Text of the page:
Quail eggs are fast becoming popular as a viable alternative to chicken eggs.
Both taste almost the same but quail eggs are much smaller in size - only around one-third the size of a normal chicken egg. Their shells have a cream tinge with brown spots and yolks are coloured deep-yellow. Despite their size, they are highly nutritious.
A single quail egg gives almost all the daily requirements of vitamin B12, selenium, riboflavin, and choline along with some amount of iron - with the advantage of having only 14 calories.
Selenium and riboflavin help break down the food eaten and produce energy. In addition, Selenium helps the thyroid to function properly. Vitamin B12 and iron help the nervous system function properly and play an integral role in forming red blood cells as well as maintaining optimum energy levels in the body. Choline is important to help in production of acetylcholine, helping to transmit messages from the nervous system to body muscles. Quail eggs have large yolks and as most of the nutrients in eggs are found in the yolk, they contain more nutrients as compared to chicken eggs.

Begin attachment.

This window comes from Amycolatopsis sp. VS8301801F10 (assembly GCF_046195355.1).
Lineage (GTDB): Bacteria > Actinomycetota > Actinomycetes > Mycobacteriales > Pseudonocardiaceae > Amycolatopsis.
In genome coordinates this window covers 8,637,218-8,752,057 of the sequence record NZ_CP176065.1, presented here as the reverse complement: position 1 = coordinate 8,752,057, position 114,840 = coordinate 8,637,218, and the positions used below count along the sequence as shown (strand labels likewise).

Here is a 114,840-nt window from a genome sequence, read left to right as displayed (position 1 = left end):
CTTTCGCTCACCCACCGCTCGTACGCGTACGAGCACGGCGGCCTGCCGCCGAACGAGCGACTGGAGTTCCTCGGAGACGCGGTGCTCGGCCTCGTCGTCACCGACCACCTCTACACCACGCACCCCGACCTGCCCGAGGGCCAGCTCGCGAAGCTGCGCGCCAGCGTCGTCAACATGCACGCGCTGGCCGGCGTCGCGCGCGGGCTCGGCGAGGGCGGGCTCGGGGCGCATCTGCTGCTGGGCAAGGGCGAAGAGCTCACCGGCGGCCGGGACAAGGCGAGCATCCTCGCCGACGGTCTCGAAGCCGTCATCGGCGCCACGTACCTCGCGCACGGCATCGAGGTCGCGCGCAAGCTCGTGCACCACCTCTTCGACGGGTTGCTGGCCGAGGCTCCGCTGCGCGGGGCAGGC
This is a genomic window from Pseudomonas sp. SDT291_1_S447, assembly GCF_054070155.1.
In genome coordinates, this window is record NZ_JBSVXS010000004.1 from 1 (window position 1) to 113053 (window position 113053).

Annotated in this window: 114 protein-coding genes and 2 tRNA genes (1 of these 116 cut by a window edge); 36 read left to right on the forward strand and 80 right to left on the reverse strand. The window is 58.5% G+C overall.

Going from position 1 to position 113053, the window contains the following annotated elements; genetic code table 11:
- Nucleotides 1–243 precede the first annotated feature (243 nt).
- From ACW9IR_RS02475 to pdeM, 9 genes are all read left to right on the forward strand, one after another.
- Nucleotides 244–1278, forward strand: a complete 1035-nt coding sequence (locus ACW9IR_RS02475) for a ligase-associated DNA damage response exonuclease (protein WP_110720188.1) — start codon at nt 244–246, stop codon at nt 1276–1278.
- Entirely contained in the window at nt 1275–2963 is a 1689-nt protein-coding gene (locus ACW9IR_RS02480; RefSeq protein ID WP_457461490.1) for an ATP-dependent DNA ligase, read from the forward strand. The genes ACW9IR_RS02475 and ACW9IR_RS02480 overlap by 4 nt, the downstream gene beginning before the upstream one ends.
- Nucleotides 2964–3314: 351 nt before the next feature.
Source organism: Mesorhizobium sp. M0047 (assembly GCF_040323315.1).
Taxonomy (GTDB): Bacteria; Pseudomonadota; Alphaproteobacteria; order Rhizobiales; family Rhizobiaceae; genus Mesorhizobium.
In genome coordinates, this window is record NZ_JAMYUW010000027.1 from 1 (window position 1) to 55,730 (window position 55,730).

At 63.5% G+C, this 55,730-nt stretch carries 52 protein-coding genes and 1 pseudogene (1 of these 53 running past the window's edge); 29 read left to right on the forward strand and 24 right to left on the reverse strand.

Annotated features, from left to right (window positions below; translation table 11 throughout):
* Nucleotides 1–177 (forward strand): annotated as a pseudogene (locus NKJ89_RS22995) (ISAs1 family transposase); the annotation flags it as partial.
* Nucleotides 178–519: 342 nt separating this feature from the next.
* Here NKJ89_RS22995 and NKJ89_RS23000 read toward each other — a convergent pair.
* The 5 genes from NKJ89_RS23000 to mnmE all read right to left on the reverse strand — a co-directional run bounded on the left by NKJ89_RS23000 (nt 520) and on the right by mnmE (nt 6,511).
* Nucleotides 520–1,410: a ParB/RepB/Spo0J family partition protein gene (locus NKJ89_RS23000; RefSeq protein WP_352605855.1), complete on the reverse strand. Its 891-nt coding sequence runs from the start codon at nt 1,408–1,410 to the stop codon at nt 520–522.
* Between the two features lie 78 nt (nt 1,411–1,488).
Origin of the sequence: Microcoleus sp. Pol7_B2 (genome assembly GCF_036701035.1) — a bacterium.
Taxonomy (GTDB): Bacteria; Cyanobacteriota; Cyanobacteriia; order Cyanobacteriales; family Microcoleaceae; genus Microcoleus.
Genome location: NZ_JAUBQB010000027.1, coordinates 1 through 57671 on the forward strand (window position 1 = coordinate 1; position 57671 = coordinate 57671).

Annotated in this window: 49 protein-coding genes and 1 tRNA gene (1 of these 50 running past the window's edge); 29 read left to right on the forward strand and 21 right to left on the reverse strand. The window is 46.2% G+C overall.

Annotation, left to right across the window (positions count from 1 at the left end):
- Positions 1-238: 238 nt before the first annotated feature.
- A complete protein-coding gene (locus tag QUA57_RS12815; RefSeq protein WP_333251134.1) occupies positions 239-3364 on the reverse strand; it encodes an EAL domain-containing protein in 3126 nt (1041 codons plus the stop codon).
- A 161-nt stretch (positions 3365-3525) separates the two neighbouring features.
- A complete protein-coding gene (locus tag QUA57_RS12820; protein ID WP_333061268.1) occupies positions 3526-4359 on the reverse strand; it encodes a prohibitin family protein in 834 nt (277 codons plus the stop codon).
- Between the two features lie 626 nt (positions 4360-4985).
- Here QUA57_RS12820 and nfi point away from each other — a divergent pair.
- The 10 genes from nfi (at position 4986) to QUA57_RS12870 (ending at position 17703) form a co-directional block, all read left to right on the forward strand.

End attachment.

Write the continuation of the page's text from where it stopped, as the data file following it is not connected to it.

They also contain more fat and protein than chicken eggs, iron and riboflavin content is double and they have more vitamin B12 than chicken eggs. Chicken eggs have the advantage of containing more choline.
The only problem with Quail eggs is that they cost much more and are quite tough to locate. For obtaining the same amount of protein, more quail eggs are needed and this hikes up the costs. Also, as they are unpasteurized, they are not advised for pregnant women and those with weak immunity unless cooked properly.
Overall, Quail eggs are healthy and tasty but are not very much better in nutrition than chicken eggs and each person has to decide for themselves whether they need to be added in their daily diet.